I’m a firm believer that a thick ass chain should be a part of every noise artist’s toolbox and Trotsky’s Watercooler can wield one with the best of them. Hailing from Orlando, Trotsky’s Watercooler is the noise project of Dan Reaves; He also keeps busy playing bass in the noise punk band the Rot Guts and as a noise/experimental show organizer in Central Florida. His set was a harmonious (or disharmonious if you prefer) combo of synth and junk metal abuse. He played on the floor working a Kaos Pad and mixer in front of him with sheet metal to his sides. The bang and clang of the sheet metal added a primal element to the discordant electronics. Towards the end of his set, Dan made his way through the crowd attacking a piece of sheet metal with a heavy chain. After his set he looked rather spent and rightfully so.
Unfortunately, I didn’t get an opportunity to watch Whitey Alabastard’s set as I was setting up myself, but it sounded darn good from a distance. A lot of processed vocal and flute work. Luckily, he’s local so I’ll have the opportunity to see him again (hopefully in the not too distant future). I also missed some of Black Beast of Arrrghhh’s set as I was breaking down my gear after finishing my set. However, I was able to catch the last few minutes of his set. BBOA worked a chain of pedals (a reverb, fuzz, eq, and others) channelled through the effects section of a gutted amp. The arrangement produced a flurry of sonic nebulas and pulsars echoing through a space vortex. Tripped out, spacey noise explorations!
Rat Bastard’s Laundry Room Squelchers was up next. The project is a revolving door of different collaborators, with a live show that often ends with a dog pile of bodies. On this outing Rat went solo, pumping out a constant stream of blasting noise and radio static through a duo of speakers. The centerpiece of his setup was a pink milkcrate filled with light bulbs that intermittently glowed a variety of colors while Rat paced back and forth holding some kind of noise generator I couldn’t identify. It was an impenetrable raw wall of sound...vicious and pummeling.
Electronica/noise duo BLK/MAS mixed it up with digital noise and metal junk sounds. BLK/MAS is project of Lakeland’s Wayne Mason and Shawn Blackburn. It was about this same time last year that I saw them live for the first time. It was an awesomely cacophonous set of digital noise that was harsh, yet toe-tapping at times. The last few times I’ve seen them live, they’ve veered in a more electronica direction. I wasn’t sure what direction they’d be going tonight, but I heard rumblings of a harsher set and, I’ll be damned, they brought the goods! Shawn worked an iPad while Wayne used a duo of Korg Kaossilators and some metal parts amplified by a contact mic. It was a great balance between digital and analog noise.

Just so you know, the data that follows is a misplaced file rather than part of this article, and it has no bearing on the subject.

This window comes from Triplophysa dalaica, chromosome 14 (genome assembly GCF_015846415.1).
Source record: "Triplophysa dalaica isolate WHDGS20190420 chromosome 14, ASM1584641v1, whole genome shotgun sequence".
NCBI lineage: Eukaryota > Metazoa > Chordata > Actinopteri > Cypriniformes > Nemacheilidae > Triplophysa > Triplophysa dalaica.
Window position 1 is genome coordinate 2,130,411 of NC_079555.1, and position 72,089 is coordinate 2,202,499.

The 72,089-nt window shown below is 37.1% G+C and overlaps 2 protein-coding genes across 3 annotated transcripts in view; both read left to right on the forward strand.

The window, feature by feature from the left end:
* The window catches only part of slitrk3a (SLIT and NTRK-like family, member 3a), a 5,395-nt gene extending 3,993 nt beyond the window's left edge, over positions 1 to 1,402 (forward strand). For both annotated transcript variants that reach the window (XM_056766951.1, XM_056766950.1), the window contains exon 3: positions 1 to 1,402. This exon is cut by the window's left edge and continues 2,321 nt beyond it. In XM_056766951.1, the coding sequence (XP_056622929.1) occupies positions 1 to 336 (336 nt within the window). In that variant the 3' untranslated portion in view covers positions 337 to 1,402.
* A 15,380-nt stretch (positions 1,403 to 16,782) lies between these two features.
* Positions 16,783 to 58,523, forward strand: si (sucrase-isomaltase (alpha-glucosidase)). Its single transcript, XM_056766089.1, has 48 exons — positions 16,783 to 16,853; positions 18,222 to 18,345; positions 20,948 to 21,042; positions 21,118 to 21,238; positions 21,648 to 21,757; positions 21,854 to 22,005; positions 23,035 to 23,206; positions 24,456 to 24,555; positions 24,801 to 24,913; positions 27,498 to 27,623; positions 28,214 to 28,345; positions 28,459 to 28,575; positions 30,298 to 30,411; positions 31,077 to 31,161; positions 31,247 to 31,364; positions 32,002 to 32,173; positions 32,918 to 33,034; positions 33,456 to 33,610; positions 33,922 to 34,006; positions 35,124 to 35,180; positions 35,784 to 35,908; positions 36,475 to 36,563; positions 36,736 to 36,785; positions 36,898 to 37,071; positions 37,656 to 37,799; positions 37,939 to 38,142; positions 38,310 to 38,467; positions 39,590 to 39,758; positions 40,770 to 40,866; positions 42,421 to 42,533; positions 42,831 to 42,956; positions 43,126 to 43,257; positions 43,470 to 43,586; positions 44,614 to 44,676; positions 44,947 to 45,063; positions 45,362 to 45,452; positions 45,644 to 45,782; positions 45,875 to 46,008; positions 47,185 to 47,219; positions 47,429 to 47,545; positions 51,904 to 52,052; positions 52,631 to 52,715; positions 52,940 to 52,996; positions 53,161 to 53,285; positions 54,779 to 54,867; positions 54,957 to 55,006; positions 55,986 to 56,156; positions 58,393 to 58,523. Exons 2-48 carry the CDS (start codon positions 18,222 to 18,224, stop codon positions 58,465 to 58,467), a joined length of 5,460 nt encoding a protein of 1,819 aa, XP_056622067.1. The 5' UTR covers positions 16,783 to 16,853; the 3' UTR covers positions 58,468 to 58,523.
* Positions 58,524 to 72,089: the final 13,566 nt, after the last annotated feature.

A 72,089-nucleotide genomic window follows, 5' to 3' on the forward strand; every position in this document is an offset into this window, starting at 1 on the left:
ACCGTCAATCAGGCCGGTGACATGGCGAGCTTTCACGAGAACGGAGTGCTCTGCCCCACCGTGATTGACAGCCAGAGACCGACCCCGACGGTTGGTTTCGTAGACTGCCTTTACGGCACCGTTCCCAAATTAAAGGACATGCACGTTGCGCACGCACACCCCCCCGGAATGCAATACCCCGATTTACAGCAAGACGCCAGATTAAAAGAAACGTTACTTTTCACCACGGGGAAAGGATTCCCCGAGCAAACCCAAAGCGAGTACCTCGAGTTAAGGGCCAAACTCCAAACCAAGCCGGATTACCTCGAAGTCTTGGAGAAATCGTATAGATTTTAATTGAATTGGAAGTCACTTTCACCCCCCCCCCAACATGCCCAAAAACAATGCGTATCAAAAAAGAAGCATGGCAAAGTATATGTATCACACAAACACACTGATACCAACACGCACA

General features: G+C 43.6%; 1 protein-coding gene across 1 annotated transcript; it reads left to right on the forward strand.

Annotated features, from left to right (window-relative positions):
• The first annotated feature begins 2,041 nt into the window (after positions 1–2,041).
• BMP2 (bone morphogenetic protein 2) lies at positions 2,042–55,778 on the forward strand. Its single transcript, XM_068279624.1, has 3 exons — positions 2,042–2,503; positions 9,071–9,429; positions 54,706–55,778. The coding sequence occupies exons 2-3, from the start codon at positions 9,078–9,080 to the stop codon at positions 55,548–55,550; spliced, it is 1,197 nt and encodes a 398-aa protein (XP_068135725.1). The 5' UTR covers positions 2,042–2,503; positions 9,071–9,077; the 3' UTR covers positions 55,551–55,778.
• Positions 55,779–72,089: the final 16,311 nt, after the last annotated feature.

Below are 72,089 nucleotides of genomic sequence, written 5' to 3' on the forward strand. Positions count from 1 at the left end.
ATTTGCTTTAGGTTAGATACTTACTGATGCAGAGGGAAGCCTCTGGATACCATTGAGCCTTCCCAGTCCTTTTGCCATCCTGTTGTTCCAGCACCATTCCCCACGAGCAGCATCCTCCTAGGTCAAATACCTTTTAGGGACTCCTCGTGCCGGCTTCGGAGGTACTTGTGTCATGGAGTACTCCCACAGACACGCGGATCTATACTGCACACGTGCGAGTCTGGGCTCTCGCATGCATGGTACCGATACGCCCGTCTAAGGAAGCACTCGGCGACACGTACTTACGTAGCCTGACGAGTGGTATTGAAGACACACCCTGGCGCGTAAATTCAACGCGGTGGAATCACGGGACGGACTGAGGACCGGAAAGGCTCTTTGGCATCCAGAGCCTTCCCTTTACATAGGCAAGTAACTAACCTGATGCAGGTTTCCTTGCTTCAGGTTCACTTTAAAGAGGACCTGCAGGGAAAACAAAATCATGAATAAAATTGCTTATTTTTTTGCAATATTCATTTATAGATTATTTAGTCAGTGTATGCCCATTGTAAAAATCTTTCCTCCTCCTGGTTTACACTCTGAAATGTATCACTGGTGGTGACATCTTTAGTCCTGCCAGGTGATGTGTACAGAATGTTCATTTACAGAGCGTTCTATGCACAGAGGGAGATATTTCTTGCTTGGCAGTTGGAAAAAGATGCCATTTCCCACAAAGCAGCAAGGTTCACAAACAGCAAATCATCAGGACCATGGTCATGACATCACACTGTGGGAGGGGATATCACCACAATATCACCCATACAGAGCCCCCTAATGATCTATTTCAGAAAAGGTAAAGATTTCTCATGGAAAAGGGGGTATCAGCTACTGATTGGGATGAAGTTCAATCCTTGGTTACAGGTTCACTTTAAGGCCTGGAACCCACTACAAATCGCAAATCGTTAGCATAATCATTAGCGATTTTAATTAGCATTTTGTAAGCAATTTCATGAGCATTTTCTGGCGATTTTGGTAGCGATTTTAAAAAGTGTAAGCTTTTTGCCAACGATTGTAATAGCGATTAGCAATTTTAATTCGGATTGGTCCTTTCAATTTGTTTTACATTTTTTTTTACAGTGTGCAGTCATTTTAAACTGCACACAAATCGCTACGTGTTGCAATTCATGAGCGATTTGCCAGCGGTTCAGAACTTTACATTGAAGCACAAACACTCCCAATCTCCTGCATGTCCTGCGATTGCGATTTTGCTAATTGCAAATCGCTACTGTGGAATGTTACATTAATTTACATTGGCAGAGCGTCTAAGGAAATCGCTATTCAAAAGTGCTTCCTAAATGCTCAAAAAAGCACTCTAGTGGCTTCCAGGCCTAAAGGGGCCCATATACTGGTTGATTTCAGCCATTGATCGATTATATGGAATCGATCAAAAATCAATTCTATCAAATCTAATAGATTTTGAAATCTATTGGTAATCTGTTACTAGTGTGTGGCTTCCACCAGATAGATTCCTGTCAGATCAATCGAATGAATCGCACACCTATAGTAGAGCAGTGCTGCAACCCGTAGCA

Generique Dior, is the noisier alter-ego of Craow. He performed a dark set punctuated by repetitive deep beats with an effectively used metal chain to complement the deep thuds. A couple minutes into his set he utilized a trumpet blown through a mic and effects that sounded more like garbled spoken word rather than a traditional horn. A monotron brought in towards the end further developed the set. It was a great set with a very eerie vibe.
The second to last act was Oblongata. Oblongata is the project of local Mike Berchou, most infamously known for his work with noise terrorist duo The Uh.... I really enjoyed his self-titled full-length CD released last year on Saint Petersburg Institute of Noise label and was very much looking forward to his set. His arsenal was a bass guitar, effects, and a mic’ed mask resembling a Star Wars storm trooper. It was a noisy maelstrom of heavily processed bass guitar. While I couldn’t discern any vocals emanating from the concealed mic, it did create an added layer of garbled noise to the dense wall of sound. He finished his set utilizing a buddha machine. It’s a handheld device used for meditating, but put into a noiscians hands can create strange palette of sounds. An interesting addition to end the set.
The evening’s final performance was Novasak. It was his first local show since returning from Colorado after curating another successful Denver Noise Fest. Todd’s live shows are always a surprise. The 6 or 7 times I’ve seen him perform live, he has run the gamut from harsh to meditative, from synth driven to metal abuse. His set started with a slow dense buildup bordering on drone. The measured sounds were intermittently broken up by crackles and static washes. The noise swells to a swirling pool of synth sounds ¾ of the way through his set and then slowly recedes into a quiet slumber. The set was powerful and meditative. It was hard not to become transfixed by the hypnotic experience. A great end to the show and the I.N.C. tour.
While the tour has ended, the International Noise Conference will be happening again for the 11th year - February 4th-8th, 2014 in Miami, FL. For information visit the I.N.C. website: http://www.squelchers.com/
For International Noise Conference documentation, past and present, visit the I.N.C. Archive: http://www.internationalnoiseconference.com/
All pictures by Hal Harmon, front page pic of OblongataHal Harmon